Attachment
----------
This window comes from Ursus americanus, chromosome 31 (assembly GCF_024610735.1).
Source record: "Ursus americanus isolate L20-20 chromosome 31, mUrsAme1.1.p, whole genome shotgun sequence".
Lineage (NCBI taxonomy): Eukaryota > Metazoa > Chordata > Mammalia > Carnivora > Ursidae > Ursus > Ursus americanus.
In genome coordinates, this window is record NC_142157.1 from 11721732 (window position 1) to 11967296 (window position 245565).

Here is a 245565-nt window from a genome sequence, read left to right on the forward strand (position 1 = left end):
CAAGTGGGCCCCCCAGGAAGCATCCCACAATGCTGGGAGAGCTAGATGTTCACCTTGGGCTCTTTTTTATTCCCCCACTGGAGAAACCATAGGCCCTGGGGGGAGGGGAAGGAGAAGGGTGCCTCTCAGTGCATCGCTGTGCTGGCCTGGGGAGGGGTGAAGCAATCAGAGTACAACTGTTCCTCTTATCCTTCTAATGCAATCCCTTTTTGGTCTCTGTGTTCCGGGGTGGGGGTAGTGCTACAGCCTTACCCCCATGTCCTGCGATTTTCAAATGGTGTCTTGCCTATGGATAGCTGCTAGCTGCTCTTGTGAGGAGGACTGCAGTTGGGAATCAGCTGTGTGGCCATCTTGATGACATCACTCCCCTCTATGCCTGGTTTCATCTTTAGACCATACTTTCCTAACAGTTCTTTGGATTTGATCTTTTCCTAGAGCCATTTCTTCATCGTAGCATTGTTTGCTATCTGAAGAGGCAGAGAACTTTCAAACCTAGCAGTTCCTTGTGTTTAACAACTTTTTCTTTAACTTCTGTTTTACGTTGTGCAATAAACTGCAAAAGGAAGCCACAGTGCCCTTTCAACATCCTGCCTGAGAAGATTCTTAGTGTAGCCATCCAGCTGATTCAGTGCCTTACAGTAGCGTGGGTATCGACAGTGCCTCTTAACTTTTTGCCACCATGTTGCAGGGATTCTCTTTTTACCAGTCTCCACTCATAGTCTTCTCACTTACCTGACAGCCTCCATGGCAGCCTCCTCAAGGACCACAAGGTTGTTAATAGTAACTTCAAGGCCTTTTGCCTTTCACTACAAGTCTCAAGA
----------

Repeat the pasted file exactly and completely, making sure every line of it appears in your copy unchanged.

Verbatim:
This window comes from Ursus americanus, chromosome 31 (assembly GCF_024610735.1).
Source record: "Ursus americanus isolate L20-20 chromosome 31, mUrsAme1.1.p, whole genome shotgun sequence".
Lineage (NCBI taxonomy): Eukaryota > Metazoa > Chordata > Mammalia > Carnivora > Ursidae > Ursus > Ursus americanus.
In genome coordinates, this window is record NC_142157.1 from 11721732 (window position 1) to 11967296 (window position 245565).

Here is a 245565-nt window from a genome sequence, read left to right on the forward strand (position 1 = left end):
CAAGTGGGCCCCCCAGGAAGCATCCCACAATGCTGGGAGAGCTAGATGTTCACCTTGGGCTCTTTTTTATTCCCCCACTGGAGAAACCATAGGCCCTGGGGGGAGGGGAAGGAGAAGGGTGCCTCTCAGTGCATCGCTGTGCTGGCCTGGGGAGGGGTGAAGCAATCAGAGTACAACTGTTCCTCTTATCCTTCTAATGCAATCCCTTTTTGGTCTCTGTGTTCCGGGGTGGGGGTAGTGCTACAGCCTTACCCCCATGTCCTGCGATTTTCAAATGGTGTCTTGCCTATGGATAGCTGCTAGCTGCTCTTGTGAGGAGGACTGCAGTTGGGAATCAGCTGTGTGGCCATCTTGATGACATCACTCCCCTCTATGCCTGGTTTCATCTTTAGACCATACTTTCCTAACAGTTCTTTGGATTTGATCTTTTCCTAGAGCCATTTCTTCATCGTAGCATTGTTTGCTATCTGAAGAGGCAGAGAACTTTCAAACCTAGCAGTTCCTTGTGTTTAACAACTTTTTCTTTAACTTCTGTTTTACGTTGTGCAATAAACTGCAAAAGGAAGCCACAGTGCCCTTTCAACATCCTGCCTGAGAAGATTCTTAGTGTAGCCATCCAGCTGATTCAGTGCCTTACAGTAGCGTGGGTATCGACAGTGCCTCTTAACTTTTTGCCACCATGTTGCAGGGATTCTCTTTTTACCAGTCTCCACTCATAGTCTTCTCACTTACCTGACAGCCTCCATGGCAGCCTCCTCAAGGACCACAAGGTTGTTAATAGTAACTTCAAGGCCTTTTGCCTTTCACTACAAGTCTCAAGA